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New governor holds out hope for Jammu and Kashmir

Billed as Jammu and Kashmir’s first politically inclined governor in three decades, Satya Pal Malik’s shift from the Patna Raj Bhawan to Srinagar cannot be without reason.

Published: 25th August 2018 04:00 AM  |   Last Updated: 25th August 2018 08:15 AM   |  A+A-

Satya Pal Malik (File Photo: ANI)

Flood-ravaged Kerala is keeping the national mindspace occupied with all the devastation, ongoing relief, an attendant and largely avoidable controversy over foreign aid, and the question of whether it was partly an avoidable disaster. So much so that a state in the extreme north that usually and unfailingly keeps the nation on its toes has nearly slipped off the radar. But for the appointment of a new Governor, Satya Pal Malik. Billed as Jammu and Kashmir’s first politically inclined governor in three decades, Malik’s shift from the Patna Raj Bhawan to Srinagar cannot be without reason.

And not owing only to the end of N N Vohra’s term after 10 long, eventful years. Because of the nature of the job, the governorship of J&K has either gone to top bureaucrats familiar with the security and intel apparatus or to retired Army brass. That the Centre has thought it fit to appoint a career politician in Vohra’s place is interesting and it must be based on a calibrated plan.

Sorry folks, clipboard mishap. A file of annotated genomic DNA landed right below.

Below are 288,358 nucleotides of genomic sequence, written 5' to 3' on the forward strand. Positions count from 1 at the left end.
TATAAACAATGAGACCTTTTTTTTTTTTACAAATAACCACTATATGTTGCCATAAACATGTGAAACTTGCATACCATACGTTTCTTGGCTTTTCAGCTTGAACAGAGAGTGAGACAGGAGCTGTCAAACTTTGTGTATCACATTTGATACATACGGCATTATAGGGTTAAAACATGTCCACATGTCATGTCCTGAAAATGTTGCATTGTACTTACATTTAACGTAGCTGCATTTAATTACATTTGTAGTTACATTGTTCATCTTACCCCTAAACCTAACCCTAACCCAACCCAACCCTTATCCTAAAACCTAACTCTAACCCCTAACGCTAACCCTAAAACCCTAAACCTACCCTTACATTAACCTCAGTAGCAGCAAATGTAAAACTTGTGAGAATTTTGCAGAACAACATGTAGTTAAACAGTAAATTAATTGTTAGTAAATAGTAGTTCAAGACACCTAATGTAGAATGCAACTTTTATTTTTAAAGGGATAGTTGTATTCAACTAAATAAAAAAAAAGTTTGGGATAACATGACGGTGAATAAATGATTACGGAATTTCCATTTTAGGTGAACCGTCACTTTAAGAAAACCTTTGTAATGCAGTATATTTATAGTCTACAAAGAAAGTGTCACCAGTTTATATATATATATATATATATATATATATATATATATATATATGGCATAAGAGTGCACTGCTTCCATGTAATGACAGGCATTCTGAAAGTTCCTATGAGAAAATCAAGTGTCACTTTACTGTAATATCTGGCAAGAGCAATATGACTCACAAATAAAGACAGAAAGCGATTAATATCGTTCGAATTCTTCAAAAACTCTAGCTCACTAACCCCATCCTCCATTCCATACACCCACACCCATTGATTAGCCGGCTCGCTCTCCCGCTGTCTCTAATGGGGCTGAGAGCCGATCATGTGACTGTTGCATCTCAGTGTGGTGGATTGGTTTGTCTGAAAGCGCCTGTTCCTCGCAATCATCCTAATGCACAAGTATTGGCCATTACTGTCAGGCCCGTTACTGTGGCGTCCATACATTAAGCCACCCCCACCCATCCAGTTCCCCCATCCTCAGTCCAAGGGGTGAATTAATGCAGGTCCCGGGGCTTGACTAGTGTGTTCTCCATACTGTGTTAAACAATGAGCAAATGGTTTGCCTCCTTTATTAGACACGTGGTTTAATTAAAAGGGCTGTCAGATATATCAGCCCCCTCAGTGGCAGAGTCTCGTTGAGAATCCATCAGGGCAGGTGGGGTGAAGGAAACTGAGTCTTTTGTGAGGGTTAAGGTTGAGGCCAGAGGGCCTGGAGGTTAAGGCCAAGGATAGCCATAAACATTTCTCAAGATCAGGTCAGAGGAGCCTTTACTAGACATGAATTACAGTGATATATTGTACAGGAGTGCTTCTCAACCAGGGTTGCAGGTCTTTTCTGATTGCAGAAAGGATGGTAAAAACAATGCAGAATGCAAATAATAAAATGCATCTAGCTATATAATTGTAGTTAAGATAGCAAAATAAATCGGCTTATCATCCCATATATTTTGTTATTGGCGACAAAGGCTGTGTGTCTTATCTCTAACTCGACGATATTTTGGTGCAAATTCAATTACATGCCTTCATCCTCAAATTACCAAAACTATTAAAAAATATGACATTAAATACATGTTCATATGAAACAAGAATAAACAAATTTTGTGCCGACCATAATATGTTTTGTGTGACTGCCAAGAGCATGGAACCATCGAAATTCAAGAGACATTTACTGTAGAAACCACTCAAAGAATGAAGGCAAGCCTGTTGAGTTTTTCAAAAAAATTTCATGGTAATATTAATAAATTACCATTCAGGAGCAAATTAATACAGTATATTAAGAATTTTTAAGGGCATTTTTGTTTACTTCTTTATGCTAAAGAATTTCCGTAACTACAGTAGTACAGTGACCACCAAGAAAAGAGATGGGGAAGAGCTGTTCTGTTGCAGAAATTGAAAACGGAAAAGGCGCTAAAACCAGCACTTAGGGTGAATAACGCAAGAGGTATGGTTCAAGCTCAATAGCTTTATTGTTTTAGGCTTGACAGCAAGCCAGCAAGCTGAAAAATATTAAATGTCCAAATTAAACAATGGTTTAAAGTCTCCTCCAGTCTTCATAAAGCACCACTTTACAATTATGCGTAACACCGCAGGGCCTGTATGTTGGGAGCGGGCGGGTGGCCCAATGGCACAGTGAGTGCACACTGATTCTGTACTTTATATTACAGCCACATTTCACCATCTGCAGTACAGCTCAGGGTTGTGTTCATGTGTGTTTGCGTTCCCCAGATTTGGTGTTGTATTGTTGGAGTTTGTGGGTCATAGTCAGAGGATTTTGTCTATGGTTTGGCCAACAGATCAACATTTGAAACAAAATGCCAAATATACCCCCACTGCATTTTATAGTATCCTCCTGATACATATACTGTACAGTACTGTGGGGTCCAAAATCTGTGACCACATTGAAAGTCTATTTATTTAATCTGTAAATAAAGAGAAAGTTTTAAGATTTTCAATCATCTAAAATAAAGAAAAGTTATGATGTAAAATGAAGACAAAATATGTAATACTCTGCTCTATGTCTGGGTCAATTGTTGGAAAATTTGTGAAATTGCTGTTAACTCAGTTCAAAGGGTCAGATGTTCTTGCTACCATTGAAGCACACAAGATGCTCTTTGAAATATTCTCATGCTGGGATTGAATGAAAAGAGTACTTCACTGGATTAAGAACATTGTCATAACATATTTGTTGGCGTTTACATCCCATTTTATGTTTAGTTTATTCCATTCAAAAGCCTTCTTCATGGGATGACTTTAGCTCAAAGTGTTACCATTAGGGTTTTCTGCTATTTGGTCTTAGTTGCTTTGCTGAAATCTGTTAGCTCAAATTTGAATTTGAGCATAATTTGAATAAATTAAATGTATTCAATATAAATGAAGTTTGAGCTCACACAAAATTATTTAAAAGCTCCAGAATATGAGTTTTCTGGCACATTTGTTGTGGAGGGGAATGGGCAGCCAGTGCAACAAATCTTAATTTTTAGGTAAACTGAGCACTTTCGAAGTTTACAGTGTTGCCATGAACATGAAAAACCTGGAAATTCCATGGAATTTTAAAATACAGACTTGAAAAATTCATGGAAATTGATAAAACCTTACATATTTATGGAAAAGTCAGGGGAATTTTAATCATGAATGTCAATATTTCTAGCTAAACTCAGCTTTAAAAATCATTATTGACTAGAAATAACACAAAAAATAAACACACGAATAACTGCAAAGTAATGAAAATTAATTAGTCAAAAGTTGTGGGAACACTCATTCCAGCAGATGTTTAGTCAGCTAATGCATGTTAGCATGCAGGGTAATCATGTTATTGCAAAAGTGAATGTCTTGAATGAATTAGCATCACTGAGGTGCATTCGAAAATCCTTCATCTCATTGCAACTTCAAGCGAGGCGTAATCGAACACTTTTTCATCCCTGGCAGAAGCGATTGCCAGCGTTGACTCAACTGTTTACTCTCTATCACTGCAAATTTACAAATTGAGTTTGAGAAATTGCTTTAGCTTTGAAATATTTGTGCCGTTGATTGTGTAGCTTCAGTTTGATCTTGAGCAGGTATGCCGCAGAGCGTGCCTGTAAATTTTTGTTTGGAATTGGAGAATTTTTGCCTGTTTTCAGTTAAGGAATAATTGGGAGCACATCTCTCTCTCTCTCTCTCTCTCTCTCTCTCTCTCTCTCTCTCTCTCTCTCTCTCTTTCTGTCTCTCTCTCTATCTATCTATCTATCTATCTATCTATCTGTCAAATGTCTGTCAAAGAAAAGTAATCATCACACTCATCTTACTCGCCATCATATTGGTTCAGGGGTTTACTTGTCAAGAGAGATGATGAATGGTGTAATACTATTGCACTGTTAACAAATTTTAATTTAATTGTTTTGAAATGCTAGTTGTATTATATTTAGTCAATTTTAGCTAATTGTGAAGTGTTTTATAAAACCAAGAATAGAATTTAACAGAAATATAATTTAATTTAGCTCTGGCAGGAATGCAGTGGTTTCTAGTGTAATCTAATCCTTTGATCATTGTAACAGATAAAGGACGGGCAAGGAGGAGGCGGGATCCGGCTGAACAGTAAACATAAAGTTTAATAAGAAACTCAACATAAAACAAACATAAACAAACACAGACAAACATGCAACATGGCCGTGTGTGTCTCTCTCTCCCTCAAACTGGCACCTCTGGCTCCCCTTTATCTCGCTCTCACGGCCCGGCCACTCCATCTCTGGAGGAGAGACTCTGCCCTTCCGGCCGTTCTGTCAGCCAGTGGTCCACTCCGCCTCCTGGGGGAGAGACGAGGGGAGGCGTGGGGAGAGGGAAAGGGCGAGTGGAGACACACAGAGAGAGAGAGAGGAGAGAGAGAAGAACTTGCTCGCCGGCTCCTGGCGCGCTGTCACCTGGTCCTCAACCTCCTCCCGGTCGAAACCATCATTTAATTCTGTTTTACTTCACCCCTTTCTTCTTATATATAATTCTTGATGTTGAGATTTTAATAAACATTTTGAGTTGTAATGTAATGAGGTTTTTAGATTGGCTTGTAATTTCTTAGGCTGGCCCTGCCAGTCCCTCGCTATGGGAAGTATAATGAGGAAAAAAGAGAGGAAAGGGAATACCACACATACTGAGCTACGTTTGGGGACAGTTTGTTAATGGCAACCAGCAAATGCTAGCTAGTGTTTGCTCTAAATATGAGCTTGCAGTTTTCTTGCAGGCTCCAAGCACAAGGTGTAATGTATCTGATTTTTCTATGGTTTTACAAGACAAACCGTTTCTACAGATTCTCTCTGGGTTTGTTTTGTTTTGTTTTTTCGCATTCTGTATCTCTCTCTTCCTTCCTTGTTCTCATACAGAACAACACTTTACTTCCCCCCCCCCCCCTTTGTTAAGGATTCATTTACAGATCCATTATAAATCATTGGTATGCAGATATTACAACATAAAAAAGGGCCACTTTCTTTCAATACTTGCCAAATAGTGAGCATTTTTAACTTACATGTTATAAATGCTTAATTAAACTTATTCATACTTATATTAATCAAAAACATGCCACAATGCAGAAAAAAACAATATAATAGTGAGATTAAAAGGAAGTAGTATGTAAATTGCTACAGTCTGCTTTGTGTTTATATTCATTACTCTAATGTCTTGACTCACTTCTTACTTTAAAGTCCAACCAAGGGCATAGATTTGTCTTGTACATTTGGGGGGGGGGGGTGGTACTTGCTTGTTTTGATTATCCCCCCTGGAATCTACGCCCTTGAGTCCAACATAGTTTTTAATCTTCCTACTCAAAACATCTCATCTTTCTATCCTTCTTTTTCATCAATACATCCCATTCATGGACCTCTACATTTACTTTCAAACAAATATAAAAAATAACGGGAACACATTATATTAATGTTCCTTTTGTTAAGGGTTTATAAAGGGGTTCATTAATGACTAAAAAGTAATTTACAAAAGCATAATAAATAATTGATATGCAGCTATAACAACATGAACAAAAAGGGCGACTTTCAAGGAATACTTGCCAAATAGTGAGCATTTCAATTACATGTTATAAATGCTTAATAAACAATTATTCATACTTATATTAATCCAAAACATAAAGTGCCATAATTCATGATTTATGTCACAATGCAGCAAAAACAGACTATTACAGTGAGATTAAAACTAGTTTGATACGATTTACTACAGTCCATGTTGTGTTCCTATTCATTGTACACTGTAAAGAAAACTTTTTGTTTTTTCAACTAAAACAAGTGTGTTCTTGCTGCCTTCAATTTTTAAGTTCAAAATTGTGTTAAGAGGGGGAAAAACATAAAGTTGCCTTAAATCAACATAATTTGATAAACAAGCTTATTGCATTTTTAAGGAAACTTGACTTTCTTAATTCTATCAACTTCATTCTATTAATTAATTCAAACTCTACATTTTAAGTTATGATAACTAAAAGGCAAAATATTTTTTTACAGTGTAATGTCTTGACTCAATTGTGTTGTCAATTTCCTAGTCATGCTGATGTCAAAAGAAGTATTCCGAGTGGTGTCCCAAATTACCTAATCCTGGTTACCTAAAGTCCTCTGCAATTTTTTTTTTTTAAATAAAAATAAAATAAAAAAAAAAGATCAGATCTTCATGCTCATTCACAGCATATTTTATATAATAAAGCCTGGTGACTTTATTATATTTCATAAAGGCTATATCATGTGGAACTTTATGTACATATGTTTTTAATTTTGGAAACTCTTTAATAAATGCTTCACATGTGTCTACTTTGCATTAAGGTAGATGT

A slight decline in the daily gunbattles between militants and security forces since the Mehbooba Mufti government fell is believed to have prompted the Centre to go for a gamble. But brutal Eid killings— three policemen and one BJP worker— proved it was false respite.

The civil society there is in no position to raise its voice against the mindless cycle of violence. Still Governor Malik holds out hope—he has spent his political career traversing many parties, was part of the V P Singh and Chandra Shekhar governments, and had had a close friendship with the late Mufti Mohammed Sayeed. All this rounded experience and capacity for negotiation may come to his aid in restarting a healing process in a state deeply divided on sectarian lines.

No single entity, political or socio-cultural, represents the whole of J&K. Malik could succeed, provided the state is not plunged into another crisis over the special status, and he shows enough flexibility to accommodate all three sides. And violence does not escalate. As far as J&K goes, it has to be a mix of hard strategy and empathy.



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